Flow cytometry allows you to have the flexibility to evaluate samples from multiple species in a single experiment. The key to making this work is having flow cytometry staining panels that are cross-reactive and still allow discrete cells to be distinguished from each other in a single run.
Consider these points as you plan a multi-species flow cytometry assay:
- Which species has fewer available reagents? If you are staining both mouse and human samples with specific markers, you may discover fewer antibodies are available to stain particular human biomarkers. In these situations when a species has fewer available reagents, you will have to build your staining panel around your reagent with the fewest antibody options.
- Think about secondary antibodies. If you are using primary antibodies that are not conjugated with fluorescent dyes, you will need to stain them with a fluorescently labeled secondary antibody. But, when mixing species, avoid using the same secondary to stain the two different species. Your primary antibodies for both mouse and human cells might be made in rabbit, so you will need two different fluorescently-dyed anti-rabbit antibodies to be able to differentiate between both species.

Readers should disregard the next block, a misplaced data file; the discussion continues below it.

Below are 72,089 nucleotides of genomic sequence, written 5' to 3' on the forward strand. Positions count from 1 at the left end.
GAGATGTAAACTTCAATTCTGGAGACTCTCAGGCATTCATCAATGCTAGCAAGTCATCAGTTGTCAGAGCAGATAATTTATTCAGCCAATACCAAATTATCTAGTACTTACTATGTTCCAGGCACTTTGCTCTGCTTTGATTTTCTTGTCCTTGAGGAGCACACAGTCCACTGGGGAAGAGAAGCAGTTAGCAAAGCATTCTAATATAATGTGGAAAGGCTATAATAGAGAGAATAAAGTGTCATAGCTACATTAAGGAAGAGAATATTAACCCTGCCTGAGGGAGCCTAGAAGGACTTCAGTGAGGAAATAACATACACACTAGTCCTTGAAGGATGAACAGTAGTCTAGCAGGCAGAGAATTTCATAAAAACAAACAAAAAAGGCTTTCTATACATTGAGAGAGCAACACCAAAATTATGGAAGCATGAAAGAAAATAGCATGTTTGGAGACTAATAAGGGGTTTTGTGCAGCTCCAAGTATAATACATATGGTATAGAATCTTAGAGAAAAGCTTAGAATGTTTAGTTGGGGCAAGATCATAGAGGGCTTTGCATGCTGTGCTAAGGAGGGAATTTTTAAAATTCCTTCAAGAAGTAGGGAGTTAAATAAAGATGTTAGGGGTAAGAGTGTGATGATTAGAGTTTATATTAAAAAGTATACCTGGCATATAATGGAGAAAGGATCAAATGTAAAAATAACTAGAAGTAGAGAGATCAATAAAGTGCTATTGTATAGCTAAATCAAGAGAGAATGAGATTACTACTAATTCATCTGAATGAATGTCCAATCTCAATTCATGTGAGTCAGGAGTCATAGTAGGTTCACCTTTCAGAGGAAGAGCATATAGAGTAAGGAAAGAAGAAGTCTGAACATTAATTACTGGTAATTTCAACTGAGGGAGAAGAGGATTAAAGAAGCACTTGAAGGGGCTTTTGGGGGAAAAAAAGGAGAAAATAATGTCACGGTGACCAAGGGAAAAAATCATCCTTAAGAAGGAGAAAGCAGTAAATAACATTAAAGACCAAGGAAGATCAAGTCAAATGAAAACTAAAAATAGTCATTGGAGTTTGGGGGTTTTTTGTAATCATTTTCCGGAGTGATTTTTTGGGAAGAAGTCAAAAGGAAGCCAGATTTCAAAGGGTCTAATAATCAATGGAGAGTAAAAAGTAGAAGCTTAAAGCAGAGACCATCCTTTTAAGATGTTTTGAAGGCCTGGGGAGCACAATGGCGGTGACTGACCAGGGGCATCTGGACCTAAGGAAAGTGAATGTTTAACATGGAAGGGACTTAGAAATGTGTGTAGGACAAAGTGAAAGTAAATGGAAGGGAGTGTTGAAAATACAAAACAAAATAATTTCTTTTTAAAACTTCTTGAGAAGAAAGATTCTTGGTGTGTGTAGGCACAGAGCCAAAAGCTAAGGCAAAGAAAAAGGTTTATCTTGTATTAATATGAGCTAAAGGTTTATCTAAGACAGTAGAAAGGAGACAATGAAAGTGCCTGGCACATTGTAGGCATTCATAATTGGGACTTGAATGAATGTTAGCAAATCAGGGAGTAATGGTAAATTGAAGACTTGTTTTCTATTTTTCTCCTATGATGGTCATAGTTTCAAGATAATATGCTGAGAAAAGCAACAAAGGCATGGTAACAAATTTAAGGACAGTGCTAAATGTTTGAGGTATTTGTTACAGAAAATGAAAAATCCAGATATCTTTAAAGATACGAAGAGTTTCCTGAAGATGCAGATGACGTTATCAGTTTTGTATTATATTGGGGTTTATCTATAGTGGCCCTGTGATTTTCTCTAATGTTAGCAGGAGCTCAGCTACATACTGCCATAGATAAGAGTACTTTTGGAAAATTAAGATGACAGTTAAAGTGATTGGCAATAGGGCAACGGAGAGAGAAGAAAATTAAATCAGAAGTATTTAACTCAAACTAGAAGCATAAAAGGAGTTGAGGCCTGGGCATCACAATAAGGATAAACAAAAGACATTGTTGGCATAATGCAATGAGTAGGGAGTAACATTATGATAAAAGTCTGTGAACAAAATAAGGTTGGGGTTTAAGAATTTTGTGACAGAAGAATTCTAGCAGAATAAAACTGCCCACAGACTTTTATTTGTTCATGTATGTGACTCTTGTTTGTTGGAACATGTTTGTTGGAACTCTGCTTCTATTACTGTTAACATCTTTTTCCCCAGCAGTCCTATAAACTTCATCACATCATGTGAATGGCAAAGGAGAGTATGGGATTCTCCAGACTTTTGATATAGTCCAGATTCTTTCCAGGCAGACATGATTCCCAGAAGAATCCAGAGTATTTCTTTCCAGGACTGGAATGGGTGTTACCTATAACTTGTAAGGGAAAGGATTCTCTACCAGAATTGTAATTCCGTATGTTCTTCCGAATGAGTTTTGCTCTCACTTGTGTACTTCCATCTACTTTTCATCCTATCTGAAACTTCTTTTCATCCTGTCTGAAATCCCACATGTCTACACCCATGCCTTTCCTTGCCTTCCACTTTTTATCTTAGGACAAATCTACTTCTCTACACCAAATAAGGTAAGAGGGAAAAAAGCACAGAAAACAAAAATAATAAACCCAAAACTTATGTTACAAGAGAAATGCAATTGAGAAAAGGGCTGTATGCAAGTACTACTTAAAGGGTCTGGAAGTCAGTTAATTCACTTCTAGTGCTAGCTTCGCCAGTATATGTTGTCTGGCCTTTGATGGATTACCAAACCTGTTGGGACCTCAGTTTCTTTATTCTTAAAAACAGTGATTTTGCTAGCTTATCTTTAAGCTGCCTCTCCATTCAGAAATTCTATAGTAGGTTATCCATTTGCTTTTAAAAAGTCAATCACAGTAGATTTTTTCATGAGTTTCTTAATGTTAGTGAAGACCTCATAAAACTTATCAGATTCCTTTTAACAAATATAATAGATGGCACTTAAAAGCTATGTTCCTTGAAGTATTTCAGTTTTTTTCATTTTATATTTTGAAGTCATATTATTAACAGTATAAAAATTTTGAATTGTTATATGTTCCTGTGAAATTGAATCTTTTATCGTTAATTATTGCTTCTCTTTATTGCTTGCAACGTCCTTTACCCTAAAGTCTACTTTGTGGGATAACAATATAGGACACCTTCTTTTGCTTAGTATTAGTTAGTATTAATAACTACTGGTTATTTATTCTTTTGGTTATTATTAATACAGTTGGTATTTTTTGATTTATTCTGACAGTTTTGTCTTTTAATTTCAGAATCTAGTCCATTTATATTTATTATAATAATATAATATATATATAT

- Optimize your staining panel. If you do attempt a multi-species staining protocol, you may have 8 or more different colors in use in your staining panel. It will be critical to assure that your panel can be detected on a given flow cytometer and you will need to avoid using fluorescent stains that may have spectral overlaps and be difficult to detect accurately from one another. Pilot experiments are critical to working out these critical details.
Multi-species flow cytometry experiments may seem daunting, but can be a practical and efficient way to run samples and collect data. Consider working with flow cytometry experts such as contract research organizations to develop a sophisticated panel for such needs.